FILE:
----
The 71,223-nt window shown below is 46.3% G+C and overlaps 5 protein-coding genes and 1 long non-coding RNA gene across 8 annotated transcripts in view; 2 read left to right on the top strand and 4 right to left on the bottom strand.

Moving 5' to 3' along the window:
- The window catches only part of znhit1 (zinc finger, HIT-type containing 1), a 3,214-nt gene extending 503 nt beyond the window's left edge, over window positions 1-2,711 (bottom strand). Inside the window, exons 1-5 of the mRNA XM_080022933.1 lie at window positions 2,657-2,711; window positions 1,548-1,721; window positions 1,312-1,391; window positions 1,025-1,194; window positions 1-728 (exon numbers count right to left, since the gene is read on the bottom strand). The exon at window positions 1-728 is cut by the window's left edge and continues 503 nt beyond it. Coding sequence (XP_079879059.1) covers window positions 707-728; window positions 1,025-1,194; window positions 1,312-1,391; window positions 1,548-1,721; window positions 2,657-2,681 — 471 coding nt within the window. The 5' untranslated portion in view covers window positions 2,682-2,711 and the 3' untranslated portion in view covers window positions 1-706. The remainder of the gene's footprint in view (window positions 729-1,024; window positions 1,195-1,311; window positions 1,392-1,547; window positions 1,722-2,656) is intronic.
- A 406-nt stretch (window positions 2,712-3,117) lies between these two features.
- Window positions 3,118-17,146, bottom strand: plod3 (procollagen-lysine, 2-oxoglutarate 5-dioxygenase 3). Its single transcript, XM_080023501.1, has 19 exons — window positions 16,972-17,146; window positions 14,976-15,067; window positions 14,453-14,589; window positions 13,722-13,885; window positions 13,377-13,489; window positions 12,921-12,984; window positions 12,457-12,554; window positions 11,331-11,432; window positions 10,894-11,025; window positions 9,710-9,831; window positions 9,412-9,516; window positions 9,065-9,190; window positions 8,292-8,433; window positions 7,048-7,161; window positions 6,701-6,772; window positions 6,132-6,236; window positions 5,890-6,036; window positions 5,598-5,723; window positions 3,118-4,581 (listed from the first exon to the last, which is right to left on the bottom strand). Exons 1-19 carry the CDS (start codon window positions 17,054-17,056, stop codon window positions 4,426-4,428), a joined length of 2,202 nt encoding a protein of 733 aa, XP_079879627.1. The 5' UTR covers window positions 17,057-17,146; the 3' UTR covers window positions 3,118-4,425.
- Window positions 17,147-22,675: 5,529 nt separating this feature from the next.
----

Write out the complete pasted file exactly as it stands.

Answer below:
The 71,223-nt window shown below is 46.3% G+C and overlaps 5 protein-coding genes and 1 long non-coding RNA gene across 8 annotated transcripts in view; 2 read left to right on the top strand and 4 right to left on the bottom strand.

Moving 5' to 3' along the window:
- The window catches only part of znhit1 (zinc finger, HIT-type containing 1), a 3,214-nt gene extending 503 nt beyond the window's left edge, over window positions 1-2,711 (bottom strand). Inside the window, exons 1-5 of the mRNA XM_080022933.1 lie at window positions 2,657-2,711; window positions 1,548-1,721; window positions 1,312-1,391; window positions 1,025-1,194; window positions 1-728 (exon numbers count right to left, since the gene is read on the bottom strand). The exon at window positions 1-728 is cut by the window's left edge and continues 503 nt beyond it. Coding sequence (XP_079879059.1) covers window positions 707-728; window positions 1,025-1,194; window positions 1,312-1,391; window positions 1,548-1,721; window positions 2,657-2,681 — 471 coding nt within the window. The 5' untranslated portion in view covers window positions 2,682-2,711 and the 3' untranslated portion in view covers window positions 1-706. The remainder of the gene's footprint in view (window positions 729-1,024; window positions 1,195-1,311; window positions 1,392-1,547; window positions 1,722-2,656) is intronic.
- A 406-nt stretch (window positions 2,712-3,117) lies between these two features.
- Window positions 3,118-17,146, bottom strand: plod3 (procollagen-lysine, 2-oxoglutarate 5-dioxygenase 3). Its single transcript, XM_080023501.1, has 19 exons — window positions 16,972-17,146; window positions 14,976-15,067; window positions 14,453-14,589; window positions 13,722-13,885; window positions 13,377-13,489; window positions 12,921-12,984; window positions 12,457-12,554; window positions 11,331-11,432; window positions 10,894-11,025; window positions 9,710-9,831; window positions 9,412-9,516; window positions 9,065-9,190; window positions 8,292-8,433; window positions 7,048-7,161; window positions 6,701-6,772; window positions 6,132-6,236; window positions 5,890-6,036; window positions 5,598-5,723; window positions 3,118-4,581 (listed from the first exon to the last, which is right to left on the bottom strand). Exons 1-19 carry the CDS (start codon window positions 17,054-17,056, stop codon window positions 4,426-4,428), a joined length of 2,202 nt encoding a protein of 733 aa, XP_079879627.1. The 5' UTR covers window positions 17,057-17,146; the 3' UTR covers window positions 3,118-4,425.
- Window positions 17,147-22,675: 5,529 nt separating this feature from the next.